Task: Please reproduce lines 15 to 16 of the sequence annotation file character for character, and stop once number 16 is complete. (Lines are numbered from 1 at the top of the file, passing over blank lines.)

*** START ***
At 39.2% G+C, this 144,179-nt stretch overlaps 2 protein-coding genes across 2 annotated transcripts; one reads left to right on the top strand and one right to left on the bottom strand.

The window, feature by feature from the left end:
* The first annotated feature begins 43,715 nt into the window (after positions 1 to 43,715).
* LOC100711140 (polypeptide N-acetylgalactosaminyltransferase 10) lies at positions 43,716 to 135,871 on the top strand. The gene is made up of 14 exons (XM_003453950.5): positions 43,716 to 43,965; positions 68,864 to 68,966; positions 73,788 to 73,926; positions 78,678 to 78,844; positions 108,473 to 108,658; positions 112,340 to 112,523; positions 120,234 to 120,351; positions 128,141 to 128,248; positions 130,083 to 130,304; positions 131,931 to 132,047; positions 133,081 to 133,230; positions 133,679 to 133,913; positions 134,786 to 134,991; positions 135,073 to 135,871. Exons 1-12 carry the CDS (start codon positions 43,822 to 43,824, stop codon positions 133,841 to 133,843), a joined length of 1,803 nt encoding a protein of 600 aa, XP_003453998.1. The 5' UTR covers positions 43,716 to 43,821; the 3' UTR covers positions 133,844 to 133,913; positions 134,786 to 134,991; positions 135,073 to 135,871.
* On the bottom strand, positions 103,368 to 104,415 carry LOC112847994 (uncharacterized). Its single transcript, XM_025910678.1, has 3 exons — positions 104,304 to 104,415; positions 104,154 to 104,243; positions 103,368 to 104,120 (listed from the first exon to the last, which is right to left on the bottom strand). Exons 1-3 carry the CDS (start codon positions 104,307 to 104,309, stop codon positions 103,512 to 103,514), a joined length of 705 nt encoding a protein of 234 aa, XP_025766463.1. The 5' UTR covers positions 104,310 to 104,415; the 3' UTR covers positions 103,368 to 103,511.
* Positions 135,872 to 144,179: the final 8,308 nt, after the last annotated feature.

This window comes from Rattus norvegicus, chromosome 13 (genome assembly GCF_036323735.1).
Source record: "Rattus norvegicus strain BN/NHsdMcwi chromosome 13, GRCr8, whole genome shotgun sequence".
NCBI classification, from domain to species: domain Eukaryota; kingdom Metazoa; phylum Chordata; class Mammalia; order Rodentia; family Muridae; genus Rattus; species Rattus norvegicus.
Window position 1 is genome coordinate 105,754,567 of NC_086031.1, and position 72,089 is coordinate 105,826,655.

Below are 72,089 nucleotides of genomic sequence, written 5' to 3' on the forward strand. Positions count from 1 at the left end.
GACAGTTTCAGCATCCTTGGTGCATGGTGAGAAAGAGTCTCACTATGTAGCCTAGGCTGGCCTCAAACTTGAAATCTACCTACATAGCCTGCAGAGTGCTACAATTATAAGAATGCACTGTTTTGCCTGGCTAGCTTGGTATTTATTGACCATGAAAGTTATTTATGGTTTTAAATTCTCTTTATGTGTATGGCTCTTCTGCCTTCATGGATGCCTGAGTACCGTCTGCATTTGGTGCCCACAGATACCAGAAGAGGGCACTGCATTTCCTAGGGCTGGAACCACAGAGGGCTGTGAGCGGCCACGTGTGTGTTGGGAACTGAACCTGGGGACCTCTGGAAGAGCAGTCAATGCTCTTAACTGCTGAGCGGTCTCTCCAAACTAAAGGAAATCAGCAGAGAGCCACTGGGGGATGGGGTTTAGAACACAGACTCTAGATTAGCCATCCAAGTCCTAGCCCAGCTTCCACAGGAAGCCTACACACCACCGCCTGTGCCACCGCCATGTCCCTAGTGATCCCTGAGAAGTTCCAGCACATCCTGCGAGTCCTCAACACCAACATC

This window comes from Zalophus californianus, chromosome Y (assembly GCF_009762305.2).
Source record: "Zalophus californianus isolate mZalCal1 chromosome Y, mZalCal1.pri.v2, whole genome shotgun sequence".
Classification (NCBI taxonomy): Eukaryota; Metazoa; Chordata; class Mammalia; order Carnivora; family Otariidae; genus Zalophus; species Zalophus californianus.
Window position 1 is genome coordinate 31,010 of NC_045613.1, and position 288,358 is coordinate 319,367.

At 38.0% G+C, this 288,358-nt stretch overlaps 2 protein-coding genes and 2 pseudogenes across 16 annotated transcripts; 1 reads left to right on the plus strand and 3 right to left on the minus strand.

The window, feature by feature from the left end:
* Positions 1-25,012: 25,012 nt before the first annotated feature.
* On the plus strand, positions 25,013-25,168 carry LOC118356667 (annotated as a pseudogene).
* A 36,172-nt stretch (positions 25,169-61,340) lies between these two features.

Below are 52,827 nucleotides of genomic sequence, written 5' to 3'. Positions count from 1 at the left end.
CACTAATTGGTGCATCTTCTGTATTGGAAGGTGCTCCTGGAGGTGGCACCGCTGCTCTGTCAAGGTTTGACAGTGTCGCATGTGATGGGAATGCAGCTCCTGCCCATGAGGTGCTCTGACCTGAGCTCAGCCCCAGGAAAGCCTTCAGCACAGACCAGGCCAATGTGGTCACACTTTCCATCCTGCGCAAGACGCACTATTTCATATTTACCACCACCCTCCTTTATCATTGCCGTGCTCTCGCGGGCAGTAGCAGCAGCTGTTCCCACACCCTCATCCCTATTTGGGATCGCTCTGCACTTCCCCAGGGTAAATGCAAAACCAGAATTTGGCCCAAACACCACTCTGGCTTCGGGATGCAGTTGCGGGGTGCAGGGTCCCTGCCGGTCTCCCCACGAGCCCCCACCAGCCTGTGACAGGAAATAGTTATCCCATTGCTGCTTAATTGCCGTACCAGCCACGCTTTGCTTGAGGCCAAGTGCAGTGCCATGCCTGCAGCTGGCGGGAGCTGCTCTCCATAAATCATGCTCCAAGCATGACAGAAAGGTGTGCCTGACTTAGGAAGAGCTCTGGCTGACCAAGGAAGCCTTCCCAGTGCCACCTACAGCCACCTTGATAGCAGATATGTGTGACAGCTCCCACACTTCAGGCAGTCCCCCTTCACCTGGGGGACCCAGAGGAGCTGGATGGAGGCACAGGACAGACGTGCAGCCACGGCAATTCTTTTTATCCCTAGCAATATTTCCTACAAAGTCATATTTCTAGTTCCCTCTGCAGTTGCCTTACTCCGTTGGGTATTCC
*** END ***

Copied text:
Classification (NCBI taxonomy): Eukaryota; Metazoa; Chordata; class Mammalia; order Carnivora; family Otariidae; genus Zalophus; species Zalophus californianus.
Window position 1 is genome coordinate 31,010 of NC_045613.1, and position 288,358 is coordinate 319,367.